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New book claims Texas offered Nick Saban $100 million

Derick E. Hingle / USA TODAY Sports
A soon-to-be-released book claims that Texas boosters tried to lure Nick Saban to Texas with loads of cash.

As soon as news started swirling that Mack Brown would eventually be leaving his perch as head coach at Texas, rumors started to spread that Alabama coach Nick Saban would be the first person school officials would target to replace Brown.

In the end, Saban announced he was staying in Tuscaloosa and had agreed to a new contract that would pay him nearly $7 million a year. The Longhorns moved on and surprisingly hired Charlie Strong from Louisville for $5 million a season.

It's starting to look like the decision to return to Alabama couldn't have been an easy one for Saban, though.

Here are college football's top 20 most valuable programs, according to Forbes. obtained an advance copy of ESPN radio host Paul Finebaum's book, which he wrote with Gene Wojchiechowski, and in it the popular Southern radio host claims Texas boosters threw an obscene amount of money at Saban.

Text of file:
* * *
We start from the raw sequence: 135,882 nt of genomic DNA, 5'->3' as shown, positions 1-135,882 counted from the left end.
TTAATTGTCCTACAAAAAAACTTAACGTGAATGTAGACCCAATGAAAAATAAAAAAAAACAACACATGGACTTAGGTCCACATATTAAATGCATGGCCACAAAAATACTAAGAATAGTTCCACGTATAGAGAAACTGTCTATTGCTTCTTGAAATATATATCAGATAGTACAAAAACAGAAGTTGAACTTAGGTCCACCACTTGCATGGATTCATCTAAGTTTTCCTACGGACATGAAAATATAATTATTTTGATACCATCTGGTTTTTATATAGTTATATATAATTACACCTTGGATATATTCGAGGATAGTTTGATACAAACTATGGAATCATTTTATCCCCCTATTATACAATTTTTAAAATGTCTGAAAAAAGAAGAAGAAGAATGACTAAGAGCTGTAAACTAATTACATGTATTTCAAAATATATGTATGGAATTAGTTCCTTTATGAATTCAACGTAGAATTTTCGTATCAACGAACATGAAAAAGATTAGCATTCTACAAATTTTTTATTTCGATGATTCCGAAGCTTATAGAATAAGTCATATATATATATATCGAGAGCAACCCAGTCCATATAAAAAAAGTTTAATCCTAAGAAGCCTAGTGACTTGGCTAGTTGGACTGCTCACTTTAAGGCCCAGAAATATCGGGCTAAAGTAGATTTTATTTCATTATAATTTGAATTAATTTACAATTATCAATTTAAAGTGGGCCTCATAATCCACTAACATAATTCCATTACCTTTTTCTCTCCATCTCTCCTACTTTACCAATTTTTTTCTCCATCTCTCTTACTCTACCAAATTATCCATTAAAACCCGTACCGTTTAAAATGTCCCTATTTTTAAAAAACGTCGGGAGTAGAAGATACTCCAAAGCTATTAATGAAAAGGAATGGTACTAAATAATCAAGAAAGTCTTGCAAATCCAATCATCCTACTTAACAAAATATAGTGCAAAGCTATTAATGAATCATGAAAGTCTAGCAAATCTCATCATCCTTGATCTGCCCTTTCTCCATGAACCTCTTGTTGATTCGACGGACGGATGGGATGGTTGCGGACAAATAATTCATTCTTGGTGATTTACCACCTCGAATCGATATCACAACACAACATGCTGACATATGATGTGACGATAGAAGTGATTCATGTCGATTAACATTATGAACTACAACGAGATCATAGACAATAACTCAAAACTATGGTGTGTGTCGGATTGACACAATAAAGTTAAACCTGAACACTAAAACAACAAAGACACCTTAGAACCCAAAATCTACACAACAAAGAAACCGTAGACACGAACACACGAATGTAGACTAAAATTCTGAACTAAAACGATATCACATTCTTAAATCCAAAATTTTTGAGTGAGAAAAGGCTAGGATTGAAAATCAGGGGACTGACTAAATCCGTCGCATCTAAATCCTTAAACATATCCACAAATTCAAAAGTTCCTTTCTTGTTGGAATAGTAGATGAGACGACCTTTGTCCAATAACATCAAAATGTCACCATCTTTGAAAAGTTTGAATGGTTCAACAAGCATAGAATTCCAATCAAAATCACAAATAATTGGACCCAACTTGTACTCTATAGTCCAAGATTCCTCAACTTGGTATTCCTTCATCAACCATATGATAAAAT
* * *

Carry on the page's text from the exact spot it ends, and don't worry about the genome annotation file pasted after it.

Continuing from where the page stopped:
"Texas was dead serious about trying to money-whip Saban," according to a passage in the book, "My Conference Can Beat Your Conference: Why the SEC Still Rules College Football". "Depending on whom you talk to -- Bama big hitters or Texas big hitters -- the Longhorns were prepared to give Saban somewhere between a $12 and $15 million signing bonus and a salary package worth $100 million (plus performances)."

That's a lot of cash, even for somebody as highly compensated as Saban. If remotely true, it was one heck of a package to rebuff and certainly speaks to Saban's commitment to Alabama.

"I knew that if Mack stepped down, there would probably be an opportunity, but it wasn't something I was interested in doing, not at this stage in my career," Saban said in December.

Alabama regents approved Saban's extension in early June, making him college football's highest-paid coach by a significant margin. Saban earns more than all but eight NFL head coaches.

Follow Bryan Fischer on Twitter @BryanDFischer.



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